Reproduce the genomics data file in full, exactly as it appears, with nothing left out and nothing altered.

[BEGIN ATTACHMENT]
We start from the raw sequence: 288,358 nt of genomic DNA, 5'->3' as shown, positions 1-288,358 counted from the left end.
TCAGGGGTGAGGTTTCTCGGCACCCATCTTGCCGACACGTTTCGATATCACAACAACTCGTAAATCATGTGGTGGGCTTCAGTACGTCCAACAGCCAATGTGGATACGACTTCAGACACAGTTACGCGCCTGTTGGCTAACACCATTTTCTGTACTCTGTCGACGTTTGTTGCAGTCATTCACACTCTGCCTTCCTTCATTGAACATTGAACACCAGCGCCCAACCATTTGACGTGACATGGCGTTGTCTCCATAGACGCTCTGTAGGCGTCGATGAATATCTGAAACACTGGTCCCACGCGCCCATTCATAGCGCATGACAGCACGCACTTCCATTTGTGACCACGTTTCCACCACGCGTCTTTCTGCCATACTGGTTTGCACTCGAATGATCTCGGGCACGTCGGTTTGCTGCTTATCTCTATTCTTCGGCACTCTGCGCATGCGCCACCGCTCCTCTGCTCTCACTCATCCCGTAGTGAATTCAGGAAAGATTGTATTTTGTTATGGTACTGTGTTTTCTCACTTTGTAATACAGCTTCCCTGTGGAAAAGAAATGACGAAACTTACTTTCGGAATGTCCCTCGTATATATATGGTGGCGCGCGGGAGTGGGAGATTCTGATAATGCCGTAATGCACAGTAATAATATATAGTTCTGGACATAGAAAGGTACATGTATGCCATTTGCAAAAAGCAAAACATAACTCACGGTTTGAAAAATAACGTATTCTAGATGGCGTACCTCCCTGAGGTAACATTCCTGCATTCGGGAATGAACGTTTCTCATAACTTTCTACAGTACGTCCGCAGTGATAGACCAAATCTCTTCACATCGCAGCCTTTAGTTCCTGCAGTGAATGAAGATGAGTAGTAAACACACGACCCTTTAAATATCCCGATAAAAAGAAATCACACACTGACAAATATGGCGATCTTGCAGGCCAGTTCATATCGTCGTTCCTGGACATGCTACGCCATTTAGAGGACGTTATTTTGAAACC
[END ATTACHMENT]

We start from the raw sequence: 288,358 nt of genomic DNA, 5'->3' as shown, positions 1-288,358 counted from the left end.
TCAGGGGTGAGGTTTCTCGGCACCCATCTTGCCGACACGTTTCGATATCACAACAACTCGTAAATCATGTGGTGGGCTTCAGTACGTCCAACAGCCAATGTGGATACGACTTCAGACACAGTTACGCGCCTGTTGGCTAACACCATTTTCTGTACTCTGTCGACGTTTGTTGCAGTCATTCACACTCTGCCTTCCTTCATTGAACATTGAACACCAGCGCCCAACCATTTGACGTGACATGGCGTTGTCTCCATAGACGCTCTGTAGGCGTCGATGAATATCTGAAACACTGGTCCCACGCGCCCATTCATAGCGCATGACAGCACGCACTTCCATTTGTGACCACGTTTCCACCACGCGTCTTTCTGCCATACTGGTTTGCACTCGAATGATCTCGGGCACGTCGGTTTGCTGCTTATCTCTATTCTTCGGCACTCTGCGCATGCGCCACCGCTCCTCTGCTCTCACTCATCCCGTAGTGAATTCAGGAAAGATTGTATTTTGTTATGGTACTGTGTTTTCTCACTTTGTAATACAGCTTCCCTGTGGAAAAGAAATGACGAAACTTACTTTCGGAATGTCCCTCGTATATATATGGTGGCGCGCGGGAGTGGGAGATTCTGATAATGCCGTAATGCACAGTAATAATATATAGTTCTGGACATAGAAAGGTACATGTATGCCATTTGCAAAAAGCAAAACATAACTCACGGTTTGAAAAATAACGTATTCTAGATGGCGTACCTCCCTGAGGTAACATTCCTGCATTCGGGAATGAACGTTTCTCATAACTTTCTACAGTACGTCCGCAGTGATAGACCAAATCTCTTCACATCGCAGCCTTTAGTTCCTGCAGTGAATGAAGATGAGTAGTAAACACACGACCCTTTAAATATCCCGATAAAAAGAAATCACACACTGACAAATATGGCGATCTTGCAGGCCAGTTCATATCGTCGTTCCTGGACATGCTACGCCATTTAGAGGACGTTATTTTGAAACC